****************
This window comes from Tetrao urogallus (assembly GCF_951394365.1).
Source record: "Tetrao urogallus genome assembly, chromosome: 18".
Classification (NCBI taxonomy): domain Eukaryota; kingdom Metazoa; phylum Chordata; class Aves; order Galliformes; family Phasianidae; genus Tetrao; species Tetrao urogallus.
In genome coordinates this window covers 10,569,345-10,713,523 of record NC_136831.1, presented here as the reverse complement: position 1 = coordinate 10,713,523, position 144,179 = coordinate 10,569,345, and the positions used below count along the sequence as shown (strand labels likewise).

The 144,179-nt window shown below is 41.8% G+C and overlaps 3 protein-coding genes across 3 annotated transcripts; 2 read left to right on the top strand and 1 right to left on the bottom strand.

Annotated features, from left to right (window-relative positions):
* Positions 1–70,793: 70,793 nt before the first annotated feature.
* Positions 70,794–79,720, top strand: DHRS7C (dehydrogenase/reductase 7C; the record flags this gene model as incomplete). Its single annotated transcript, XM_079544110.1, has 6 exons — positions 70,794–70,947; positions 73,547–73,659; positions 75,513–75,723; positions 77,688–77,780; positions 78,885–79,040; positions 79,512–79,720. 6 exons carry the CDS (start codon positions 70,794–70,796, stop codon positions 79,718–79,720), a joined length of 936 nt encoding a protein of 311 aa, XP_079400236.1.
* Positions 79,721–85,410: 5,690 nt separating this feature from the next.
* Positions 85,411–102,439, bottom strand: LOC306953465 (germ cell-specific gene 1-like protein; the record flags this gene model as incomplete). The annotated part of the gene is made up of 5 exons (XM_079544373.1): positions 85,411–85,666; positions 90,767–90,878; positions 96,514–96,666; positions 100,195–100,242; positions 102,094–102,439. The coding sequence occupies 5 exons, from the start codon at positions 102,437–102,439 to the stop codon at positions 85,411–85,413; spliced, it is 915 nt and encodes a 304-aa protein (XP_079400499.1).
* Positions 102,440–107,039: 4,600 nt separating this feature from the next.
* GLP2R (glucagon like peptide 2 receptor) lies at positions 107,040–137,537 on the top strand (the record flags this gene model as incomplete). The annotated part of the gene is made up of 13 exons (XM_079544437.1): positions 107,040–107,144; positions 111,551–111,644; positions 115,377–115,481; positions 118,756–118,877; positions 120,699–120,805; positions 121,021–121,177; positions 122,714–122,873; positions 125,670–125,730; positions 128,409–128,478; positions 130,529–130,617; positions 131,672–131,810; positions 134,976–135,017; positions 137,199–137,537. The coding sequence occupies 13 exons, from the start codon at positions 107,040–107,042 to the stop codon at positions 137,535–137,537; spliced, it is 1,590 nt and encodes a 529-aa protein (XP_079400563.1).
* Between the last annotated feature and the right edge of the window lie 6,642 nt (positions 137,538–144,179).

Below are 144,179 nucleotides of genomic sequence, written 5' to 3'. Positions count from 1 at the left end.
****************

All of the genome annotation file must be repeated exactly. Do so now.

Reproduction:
This window comes from Tetrao urogallus (assembly GCF_951394365.1).
Source record: "Tetrao urogallus genome assembly, chromosome: 18".
Classification (NCBI taxonomy): domain Eukaryota; kingdom Metazoa; phylum Chordata; class Aves; order Galliformes; family Phasianidae; genus Tetrao; species Tetrao urogallus.
In genome coordinates this window covers 10,569,345-10,713,523 of record NC_136831.1, presented here as the reverse complement: position 1 = coordinate 10,713,523, position 144,179 = coordinate 10,569,345, and the positions used below count along the sequence as shown (strand labels likewise).

The 144,179-nt window shown below is 41.8% G+C and overlaps 3 protein-coding genes across 3 annotated transcripts; 2 read left to right on the top strand and 1 right to left on the bottom strand.

Annotated features, from left to right (window-relative positions):
* Positions 1–70,793: 70,793 nt before the first annotated feature.
* Positions 70,794–79,720, top strand: DHRS7C (dehydrogenase/reductase 7C; the record flags this gene model as incomplete). Its single annotated transcript, XM_079544110.1, has 6 exons — positions 70,794–70,947; positions 73,547–73,659; positions 75,513–75,723; positions 77,688–77,780; positions 78,885–79,040; positions 79,512–79,720. 6 exons carry the CDS (start codon positions 70,794–70,796, stop codon positions 79,718–79,720), a joined length of 936 nt encoding a protein of 311 aa, XP_079400236.1.
* Positions 79,721–85,410: 5,690 nt separating this feature from the next.
* Positions 85,411–102,439, bottom strand: LOC306953465 (germ cell-specific gene 1-like protein; the record flags this gene model as incomplete). The annotated part of the gene is made up of 5 exons (XM_079544373.1): positions 85,411–85,666; positions 90,767–90,878; positions 96,514–96,666; positions 100,195–100,242; positions 102,094–102,439. The coding sequence occupies 5 exons, from the start codon at positions 102,437–102,439 to the stop codon at positions 85,411–85,413; spliced, it is 915 nt and encodes a 304-aa protein (XP_079400499.1).
* Positions 102,440–107,039: 4,600 nt separating this feature from the next.
* GLP2R (glucagon like peptide 2 receptor) lies at positions 107,040–137,537 on the top strand (the record flags this gene model as incomplete). The annotated part of the gene is made up of 13 exons (XM_079544437.1): positions 107,040–107,144; positions 111,551–111,644; positions 115,377–115,481; positions 118,756–118,877; positions 120,699–120,805; positions 121,021–121,177; positions 122,714–122,873; positions 125,670–125,730; positions 128,409–128,478; positions 130,529–130,617; positions 131,672–131,810; positions 134,976–135,017; positions 137,199–137,537. The coding sequence occupies 13 exons, from the start codon at positions 107,040–107,042 to the stop codon at positions 137,535–137,537; spliced, it is 1,590 nt and encodes a 529-aa protein (XP_079400563.1).
* Between the last annotated feature and the right edge of the window lie 6,642 nt (positions 137,538–144,179).

Below are 144,179 nucleotides of genomic sequence, written 5' to 3'. Positions count from 1 at the left end.